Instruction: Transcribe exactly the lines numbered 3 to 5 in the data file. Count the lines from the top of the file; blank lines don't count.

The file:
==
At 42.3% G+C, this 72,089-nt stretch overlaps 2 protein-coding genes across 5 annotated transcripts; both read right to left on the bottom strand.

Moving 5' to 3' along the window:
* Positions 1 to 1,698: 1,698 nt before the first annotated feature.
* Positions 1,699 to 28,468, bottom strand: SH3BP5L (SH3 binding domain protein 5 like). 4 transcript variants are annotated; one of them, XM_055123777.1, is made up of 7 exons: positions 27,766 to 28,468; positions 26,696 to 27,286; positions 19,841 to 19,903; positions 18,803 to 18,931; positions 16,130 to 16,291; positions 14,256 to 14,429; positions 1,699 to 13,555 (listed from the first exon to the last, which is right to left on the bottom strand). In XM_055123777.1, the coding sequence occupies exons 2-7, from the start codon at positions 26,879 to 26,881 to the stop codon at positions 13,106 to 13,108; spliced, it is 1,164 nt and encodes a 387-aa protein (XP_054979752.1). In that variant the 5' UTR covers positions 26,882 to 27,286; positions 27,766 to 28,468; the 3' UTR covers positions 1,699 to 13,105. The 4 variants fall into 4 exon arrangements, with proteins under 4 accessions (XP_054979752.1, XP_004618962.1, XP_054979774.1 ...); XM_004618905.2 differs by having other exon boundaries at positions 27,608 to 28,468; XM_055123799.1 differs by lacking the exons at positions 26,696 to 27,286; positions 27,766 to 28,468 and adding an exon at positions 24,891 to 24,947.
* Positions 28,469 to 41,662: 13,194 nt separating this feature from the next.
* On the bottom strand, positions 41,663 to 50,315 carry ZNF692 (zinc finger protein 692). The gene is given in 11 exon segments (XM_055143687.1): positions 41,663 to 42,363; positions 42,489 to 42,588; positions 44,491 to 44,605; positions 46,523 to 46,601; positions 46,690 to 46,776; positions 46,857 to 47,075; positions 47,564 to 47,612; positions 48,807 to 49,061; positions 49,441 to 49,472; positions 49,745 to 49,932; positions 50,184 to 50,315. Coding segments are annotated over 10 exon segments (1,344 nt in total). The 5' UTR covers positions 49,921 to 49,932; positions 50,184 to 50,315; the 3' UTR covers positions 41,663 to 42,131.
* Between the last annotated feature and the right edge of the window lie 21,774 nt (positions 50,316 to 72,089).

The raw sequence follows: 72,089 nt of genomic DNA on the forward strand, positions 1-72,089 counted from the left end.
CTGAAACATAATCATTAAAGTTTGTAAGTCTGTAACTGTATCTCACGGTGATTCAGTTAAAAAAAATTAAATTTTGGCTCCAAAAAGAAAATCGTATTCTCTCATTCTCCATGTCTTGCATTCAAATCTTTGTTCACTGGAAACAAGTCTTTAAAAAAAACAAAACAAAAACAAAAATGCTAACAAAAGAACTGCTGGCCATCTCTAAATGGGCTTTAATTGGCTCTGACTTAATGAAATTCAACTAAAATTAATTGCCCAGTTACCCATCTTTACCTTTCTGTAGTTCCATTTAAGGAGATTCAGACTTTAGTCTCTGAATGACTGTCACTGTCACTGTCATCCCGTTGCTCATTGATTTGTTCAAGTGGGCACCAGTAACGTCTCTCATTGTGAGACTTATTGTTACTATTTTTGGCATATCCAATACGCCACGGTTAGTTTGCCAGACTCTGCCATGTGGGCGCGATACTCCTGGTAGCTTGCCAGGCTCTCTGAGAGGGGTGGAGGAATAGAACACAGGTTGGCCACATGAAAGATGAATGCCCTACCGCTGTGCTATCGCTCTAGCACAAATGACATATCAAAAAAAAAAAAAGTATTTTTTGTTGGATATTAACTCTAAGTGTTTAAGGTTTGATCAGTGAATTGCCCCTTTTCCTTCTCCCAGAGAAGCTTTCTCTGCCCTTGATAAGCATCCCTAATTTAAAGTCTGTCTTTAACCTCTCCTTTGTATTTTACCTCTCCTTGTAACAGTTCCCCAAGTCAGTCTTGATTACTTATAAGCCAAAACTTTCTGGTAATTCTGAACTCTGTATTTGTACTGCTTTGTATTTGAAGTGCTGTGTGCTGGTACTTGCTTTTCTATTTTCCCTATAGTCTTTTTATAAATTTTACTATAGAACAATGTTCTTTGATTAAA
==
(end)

* Positions 1 to 1,698: 1,698 nt before the first annotated feature.
* Positions 1,699 to 28,468, bottom strand: SH3BP5L (SH3 binding domain protein 5 like). 4 transcript variants are annotated; one of them, XM_055123777.1, is made up of 7 exons: positions 27,766 to 28,468; positions 26,696 to 27,286; positions 19,841 to 19,903; positions 18,803 to 18,931; positions 16,130 to 16,291; positions 14,256 to 14,429; positions 1,699 to 13,555 (listed from the first exon to the last, which is right to left on the bottom strand). In XM_055123777.1, the coding sequence occupies exons 2-7, from the start codon at positions 26,879 to 26,881 to the stop codon at positions 13,106 to 13,108; spliced, it is 1,164 nt and encodes a 387-aa protein (XP_054979752.1). In that variant the 5' UTR covers positions 26,882 to 27,286; positions 27,766 to 28,468; the 3' UTR covers positions 1,699 to 13,105. The 4 variants fall into 4 exon arrangements, with proteins under 4 accessions (XP_054979752.1, XP_004618962.1, XP_054979774.1 ...); XM_004618905.2 differs by having other exon boundaries at positions 27,608 to 28,468; XM_055123799.1 differs by lacking the exons at positions 26,696 to 27,286; positions 27,766 to 28,468 and adding an exon at positions 24,891 to 24,947.
* Positions 28,469 to 41,662: 13,194 nt separating this feature from the next.